Co-Production is the essential contribution to change efforts needed from the ultimate consumer in his or her capacity as student, client, recipient, patient, tenant, beneficiary, neighbor, resident, or citizen. Experience with Time Dollar programs leads to a hypothesis: Without Co-Production, nothing that professionals, organizations or programs do can fully succeed. With Co-Production, the impossible comes within reach. If this hypothesis is true, community-based groups, policymakers, and human service agencies must be convinced of the indispensability of that contribution, and they must begin to intentionally generate Co-Production from the recipients, targets, or consumers of their efforts. Reciprocity must be central to achieve social change. This is the Co-Production Imperative.
Co-Production is not simply a euphemism for expanding or enhancing specialized social services with free labor contributed by the consumer. Its function and its power are far more fundamental.
1) If undertaken as a priority and intentionally, Co-Production can yield new and more effective services and outcomes. It triggers processes and interactions that foster new behaviors. It alters conventional distinctions between producers and consumers, professionals and clients, providers and recipients, givers and takers, investors and managers. By creating parity for individuals and communities in their relationships with professional helpers, it achieves systemic change.
While Co-Production values what professionals have to offer, it also poses a challenge to prevailing notions of “best practice” to the extent that “our best thinking” has led us to where we are — paralyzed or frustrated by our inability to make inroads on major social problems because we have failed to incorporate Co-Production as a pervasive strategy that redefines roles, relationships, processes, and outcomes.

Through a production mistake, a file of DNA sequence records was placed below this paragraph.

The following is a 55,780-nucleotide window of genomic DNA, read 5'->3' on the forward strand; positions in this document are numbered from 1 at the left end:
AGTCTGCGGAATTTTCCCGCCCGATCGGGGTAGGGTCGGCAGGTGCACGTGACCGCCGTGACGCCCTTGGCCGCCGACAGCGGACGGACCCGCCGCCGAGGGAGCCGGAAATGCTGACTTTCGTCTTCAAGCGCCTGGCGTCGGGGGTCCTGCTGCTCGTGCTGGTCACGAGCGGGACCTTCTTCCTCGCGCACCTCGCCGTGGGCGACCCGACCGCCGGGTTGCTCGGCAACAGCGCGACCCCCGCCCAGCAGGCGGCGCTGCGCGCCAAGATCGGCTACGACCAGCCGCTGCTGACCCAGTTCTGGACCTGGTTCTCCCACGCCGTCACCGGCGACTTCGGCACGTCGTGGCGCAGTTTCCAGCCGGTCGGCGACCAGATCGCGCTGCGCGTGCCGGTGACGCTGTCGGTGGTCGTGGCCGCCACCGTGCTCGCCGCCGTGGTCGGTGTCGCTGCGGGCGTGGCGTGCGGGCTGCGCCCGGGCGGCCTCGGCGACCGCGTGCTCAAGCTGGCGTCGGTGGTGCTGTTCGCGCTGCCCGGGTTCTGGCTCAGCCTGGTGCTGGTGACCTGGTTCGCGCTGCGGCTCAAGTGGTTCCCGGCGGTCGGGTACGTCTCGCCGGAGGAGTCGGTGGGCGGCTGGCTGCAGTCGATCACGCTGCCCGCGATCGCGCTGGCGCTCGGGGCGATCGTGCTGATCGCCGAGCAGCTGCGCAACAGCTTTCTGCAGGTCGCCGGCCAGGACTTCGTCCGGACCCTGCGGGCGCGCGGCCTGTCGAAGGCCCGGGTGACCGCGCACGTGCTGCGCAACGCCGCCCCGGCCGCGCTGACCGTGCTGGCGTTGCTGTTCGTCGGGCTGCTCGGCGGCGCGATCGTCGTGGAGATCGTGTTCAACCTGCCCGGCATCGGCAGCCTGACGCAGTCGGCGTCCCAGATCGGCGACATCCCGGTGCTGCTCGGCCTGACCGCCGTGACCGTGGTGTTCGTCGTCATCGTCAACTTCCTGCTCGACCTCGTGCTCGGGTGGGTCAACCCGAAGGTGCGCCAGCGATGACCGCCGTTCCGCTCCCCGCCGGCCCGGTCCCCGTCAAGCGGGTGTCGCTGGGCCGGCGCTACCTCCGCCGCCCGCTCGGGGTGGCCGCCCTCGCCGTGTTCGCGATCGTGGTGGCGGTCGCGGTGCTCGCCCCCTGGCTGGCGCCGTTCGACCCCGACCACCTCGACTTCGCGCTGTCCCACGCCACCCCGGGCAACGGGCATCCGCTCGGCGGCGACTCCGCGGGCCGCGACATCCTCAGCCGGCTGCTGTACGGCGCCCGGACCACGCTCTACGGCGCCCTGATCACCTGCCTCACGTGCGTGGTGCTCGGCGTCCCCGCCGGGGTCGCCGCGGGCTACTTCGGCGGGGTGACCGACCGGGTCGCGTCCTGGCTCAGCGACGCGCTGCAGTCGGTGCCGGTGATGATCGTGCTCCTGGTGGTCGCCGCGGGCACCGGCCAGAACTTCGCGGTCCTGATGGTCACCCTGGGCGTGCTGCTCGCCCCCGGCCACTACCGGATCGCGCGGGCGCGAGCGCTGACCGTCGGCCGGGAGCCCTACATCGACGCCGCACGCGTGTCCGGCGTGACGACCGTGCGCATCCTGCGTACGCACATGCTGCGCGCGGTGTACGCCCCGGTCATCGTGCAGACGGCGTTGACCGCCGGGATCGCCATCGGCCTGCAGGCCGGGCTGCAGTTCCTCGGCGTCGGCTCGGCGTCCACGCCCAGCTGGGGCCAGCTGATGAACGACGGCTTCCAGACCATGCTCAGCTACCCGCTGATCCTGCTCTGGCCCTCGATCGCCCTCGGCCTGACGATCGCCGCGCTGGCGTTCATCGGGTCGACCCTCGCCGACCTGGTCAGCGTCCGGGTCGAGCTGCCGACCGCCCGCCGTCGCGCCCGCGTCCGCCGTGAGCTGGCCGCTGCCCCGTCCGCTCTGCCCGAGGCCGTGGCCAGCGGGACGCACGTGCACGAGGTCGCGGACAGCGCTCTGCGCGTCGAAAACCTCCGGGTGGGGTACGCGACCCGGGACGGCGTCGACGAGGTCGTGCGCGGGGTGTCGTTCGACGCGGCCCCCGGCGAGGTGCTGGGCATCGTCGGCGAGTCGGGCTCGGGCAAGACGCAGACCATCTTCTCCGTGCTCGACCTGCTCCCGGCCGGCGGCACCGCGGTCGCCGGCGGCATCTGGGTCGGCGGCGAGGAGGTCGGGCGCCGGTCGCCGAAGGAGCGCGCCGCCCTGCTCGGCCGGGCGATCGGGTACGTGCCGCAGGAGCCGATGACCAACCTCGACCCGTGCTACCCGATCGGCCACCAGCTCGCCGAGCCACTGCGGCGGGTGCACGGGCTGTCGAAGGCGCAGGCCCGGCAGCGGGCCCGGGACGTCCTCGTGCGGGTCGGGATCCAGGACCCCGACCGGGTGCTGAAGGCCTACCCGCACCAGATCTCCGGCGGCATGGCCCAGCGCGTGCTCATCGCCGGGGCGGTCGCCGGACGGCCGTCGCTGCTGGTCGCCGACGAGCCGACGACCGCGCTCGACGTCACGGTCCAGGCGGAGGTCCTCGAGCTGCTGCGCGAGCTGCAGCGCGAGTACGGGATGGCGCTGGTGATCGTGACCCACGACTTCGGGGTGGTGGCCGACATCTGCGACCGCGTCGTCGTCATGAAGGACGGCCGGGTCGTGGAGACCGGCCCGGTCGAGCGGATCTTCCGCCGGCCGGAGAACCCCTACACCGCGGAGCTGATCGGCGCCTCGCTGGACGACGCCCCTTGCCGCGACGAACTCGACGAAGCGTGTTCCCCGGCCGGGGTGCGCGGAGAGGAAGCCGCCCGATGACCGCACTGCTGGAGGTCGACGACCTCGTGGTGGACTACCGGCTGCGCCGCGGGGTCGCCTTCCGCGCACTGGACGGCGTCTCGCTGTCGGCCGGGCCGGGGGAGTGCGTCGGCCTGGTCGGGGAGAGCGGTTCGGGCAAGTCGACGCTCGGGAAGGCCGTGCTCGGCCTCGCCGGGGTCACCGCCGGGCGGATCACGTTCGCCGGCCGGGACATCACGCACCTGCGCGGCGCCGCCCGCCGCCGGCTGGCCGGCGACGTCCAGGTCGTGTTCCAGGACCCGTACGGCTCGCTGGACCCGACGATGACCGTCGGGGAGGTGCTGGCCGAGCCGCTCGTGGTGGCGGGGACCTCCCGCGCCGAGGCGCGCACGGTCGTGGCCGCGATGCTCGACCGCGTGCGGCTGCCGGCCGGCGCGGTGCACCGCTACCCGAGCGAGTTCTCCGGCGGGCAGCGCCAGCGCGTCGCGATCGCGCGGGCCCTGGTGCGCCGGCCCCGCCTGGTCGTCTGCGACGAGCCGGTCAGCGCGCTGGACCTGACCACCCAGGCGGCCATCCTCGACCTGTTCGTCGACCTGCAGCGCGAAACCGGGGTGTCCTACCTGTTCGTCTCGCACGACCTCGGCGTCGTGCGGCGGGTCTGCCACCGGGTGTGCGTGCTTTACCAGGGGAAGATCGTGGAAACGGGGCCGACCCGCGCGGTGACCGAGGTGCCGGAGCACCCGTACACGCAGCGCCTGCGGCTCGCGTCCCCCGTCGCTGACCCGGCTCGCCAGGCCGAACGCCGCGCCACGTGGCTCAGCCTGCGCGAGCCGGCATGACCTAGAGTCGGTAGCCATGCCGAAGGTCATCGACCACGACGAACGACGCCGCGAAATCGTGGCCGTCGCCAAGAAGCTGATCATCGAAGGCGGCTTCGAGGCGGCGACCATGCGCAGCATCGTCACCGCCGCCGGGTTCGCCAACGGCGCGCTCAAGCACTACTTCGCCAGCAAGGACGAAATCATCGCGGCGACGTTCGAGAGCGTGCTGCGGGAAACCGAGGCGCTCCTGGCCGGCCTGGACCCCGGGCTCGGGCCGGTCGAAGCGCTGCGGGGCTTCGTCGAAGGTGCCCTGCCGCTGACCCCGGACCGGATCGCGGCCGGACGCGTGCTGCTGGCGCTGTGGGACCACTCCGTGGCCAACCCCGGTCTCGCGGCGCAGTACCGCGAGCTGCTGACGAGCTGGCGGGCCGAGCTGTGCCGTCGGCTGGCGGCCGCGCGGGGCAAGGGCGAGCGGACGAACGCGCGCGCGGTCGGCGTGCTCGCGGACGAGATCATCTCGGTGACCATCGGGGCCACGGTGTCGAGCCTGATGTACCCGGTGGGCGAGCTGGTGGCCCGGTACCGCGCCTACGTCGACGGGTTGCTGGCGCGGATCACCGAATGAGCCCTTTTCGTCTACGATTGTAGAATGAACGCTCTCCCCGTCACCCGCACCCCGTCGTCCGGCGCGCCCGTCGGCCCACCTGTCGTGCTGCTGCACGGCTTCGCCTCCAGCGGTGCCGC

Yet as critical as It is, Co-Production-the essential labor needed from the ultimate consumer — is never fully funded and rarely directly funded, even partially. Instead, we fund specialized programs, professionals, outreach workers, and local organizations-paying staff while the extensive and essential labor from the individual, the household, or the community goes uncompensated.
2) We rarely lay out this inequity so explicitly. In part, that is because the cost of actually purchasing that labor at market prices, even at minimum wage, would be prohibitive. So we tiptoe around the issue, calling for “community involvement,” requiring “citizen participation” — without insisting on it too directly lest somebody ask us to pick up the real cost. (Think of the family as a good example of Co-Production)
If you want to discuss the above ideas, Contact Tony Budak